A. Check your blind spots
It looks like someone else has invited you to join using this email address. If you continue this registration, you won't have access to the courses they've invited you to unless you buy them separately. The best option is to go back to the email you received and click on the green button. If you don't have it anymore, ask them to resend it. If you'd like to continue, click Continue; if you want to cancel and look for that email, click Cancel.
Enter your email or username to send instructions how to reset your password
This section is unavailable
Your administrator has not made this section available to you. However, these modules are also available within Driving rules and the Road Code in the Fleet Driver Skills and you may have access to them there.
Buy Learner Licence Plus course and improve your chances of passing first time to 99%
Buy this course to access all features and modules
We can help you build a training plan:
What licences are you studying, or do you already have?
A. Check your blind spots
B. Slow down
C. Speed up
D. Use your brake lights to warn other drivers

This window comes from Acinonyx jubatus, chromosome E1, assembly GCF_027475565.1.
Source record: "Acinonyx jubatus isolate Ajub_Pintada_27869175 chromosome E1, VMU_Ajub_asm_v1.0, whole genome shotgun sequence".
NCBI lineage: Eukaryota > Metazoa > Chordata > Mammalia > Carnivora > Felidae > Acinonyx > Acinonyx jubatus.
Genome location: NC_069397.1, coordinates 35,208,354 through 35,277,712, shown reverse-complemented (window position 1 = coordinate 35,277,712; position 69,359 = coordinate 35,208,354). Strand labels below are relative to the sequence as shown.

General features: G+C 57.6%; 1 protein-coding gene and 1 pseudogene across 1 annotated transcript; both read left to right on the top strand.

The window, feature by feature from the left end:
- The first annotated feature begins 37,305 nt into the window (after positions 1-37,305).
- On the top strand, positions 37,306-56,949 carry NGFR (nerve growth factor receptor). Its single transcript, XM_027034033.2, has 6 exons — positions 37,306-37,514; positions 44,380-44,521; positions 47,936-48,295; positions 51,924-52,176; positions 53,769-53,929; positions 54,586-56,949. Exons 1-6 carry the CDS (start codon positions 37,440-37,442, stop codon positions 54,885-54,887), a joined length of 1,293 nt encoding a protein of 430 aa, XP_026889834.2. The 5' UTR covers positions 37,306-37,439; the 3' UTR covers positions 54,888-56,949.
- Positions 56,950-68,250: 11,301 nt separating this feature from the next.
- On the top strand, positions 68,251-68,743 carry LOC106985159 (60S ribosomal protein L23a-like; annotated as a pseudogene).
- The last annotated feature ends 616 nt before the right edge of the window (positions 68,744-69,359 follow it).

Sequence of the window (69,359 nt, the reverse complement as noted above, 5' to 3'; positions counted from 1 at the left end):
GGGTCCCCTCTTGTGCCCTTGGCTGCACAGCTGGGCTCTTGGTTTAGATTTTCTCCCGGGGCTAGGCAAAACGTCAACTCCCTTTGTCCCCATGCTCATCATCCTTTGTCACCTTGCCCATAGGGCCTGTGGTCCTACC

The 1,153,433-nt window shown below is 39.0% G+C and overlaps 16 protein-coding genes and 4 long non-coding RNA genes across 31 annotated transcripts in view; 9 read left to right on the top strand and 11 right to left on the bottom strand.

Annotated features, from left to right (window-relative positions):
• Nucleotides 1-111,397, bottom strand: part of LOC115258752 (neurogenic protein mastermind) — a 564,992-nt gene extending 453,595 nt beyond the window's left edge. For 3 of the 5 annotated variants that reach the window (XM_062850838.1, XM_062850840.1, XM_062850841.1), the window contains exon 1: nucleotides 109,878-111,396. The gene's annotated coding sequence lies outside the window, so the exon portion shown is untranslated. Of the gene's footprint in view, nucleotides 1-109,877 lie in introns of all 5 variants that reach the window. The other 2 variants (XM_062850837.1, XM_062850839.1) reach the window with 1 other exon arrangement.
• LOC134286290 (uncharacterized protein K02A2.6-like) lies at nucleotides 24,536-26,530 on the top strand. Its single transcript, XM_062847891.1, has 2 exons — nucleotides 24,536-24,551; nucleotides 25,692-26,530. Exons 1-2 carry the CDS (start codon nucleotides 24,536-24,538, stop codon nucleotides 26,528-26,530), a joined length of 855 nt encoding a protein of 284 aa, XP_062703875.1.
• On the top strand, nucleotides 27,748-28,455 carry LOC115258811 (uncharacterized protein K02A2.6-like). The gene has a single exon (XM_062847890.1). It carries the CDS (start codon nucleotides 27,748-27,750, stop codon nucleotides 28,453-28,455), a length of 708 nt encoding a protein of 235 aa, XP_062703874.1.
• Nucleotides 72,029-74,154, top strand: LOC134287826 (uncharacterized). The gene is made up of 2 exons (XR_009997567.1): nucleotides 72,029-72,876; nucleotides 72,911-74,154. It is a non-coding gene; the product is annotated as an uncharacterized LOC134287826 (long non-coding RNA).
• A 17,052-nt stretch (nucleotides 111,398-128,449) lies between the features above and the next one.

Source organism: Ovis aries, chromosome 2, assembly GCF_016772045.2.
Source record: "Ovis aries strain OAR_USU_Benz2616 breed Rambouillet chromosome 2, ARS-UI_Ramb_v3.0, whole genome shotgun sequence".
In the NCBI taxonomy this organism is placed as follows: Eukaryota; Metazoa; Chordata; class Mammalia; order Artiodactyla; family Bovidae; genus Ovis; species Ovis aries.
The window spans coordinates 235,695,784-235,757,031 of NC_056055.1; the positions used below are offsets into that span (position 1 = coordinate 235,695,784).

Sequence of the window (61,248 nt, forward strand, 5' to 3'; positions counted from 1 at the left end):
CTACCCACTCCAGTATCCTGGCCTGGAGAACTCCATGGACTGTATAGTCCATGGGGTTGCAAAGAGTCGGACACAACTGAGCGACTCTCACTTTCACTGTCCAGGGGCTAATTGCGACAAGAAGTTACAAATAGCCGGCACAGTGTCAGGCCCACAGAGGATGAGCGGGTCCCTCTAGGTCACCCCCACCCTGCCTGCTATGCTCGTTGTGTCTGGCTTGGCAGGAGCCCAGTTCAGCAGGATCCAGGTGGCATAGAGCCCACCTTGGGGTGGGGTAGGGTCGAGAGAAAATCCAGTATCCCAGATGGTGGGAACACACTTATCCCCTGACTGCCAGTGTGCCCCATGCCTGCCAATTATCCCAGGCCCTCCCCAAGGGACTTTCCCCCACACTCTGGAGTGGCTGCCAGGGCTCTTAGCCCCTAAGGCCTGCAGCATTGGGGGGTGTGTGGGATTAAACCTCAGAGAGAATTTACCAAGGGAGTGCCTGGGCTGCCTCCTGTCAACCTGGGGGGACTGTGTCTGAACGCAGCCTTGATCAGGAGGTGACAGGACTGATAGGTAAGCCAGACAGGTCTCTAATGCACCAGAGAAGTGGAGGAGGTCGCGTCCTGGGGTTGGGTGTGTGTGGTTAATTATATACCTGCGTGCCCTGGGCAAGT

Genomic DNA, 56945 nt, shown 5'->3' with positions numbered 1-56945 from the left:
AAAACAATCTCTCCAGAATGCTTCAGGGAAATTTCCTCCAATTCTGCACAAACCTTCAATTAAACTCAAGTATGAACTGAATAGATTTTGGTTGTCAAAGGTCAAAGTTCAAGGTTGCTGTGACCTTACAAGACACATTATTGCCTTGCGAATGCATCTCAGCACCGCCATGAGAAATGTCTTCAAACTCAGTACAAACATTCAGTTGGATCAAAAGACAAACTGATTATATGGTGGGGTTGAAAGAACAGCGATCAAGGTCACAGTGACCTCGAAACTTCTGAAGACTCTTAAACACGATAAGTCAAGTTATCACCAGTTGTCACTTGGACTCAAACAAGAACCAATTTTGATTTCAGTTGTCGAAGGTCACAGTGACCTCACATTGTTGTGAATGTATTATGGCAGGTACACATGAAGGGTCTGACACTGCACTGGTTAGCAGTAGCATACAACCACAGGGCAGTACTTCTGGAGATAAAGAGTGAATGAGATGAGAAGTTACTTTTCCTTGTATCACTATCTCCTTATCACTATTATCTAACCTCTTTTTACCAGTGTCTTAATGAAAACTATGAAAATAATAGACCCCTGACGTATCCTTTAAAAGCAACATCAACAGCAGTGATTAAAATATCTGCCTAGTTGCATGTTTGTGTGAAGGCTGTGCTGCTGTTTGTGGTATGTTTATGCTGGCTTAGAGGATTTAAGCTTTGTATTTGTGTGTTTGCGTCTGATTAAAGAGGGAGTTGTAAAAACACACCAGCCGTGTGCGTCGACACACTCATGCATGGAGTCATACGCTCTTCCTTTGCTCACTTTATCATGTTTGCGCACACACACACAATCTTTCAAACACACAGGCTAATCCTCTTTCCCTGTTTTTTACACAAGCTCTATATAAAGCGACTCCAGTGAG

We have blind spots in a vehicle because we have limited peripheral vision in our eyes, and our view is obstructed either by the vehicle's pillars or, if you are riding a motorbike, the helmet. Our field of view is almost 200 degrees, but on the edges we see very little detail. We can swivel each eye around 90 degrees and that gives us a horizontal field of view that can approach 200 degrees in some cases, without turning our head, but with not much detail on the edges.
Therefore when driving it's important that we turn our head and our eyes to look over our shoulder behind us.
When changing lanes it advisable to match your speed with the lane you are moving into as quickly as possible. If the left-hand lane is moving more slowly then you may need to slow down slightly in your lane first before moving over.
When you have made your manoeuvre, if you have slotted between two other vehicles then you will have effectively halved the following distance and therefore both you and the other vehicle might need to drop back to maintain the two-second rule. Watch out for traffic braking ahead as you move as this might leave the vehicle behind you nowhere to go if you brake sharply and have cut in too close to it.
This is especially important when you pull in front of a heavy vehicle which will take longer to stop.
If it's not necessary to change lanes, don't do it. You may think you are jumping ahead of the traffic, but at a certain traffic density changing lanes actually slows traffic down as vehicles behind you will have to brake to accommodate your manoeuvre, thus slowing everyone else down behind them. If drivers ahead of you are doing the same that will affect your journey time.
When you pull into the left lane, don't do it where another lane is merging.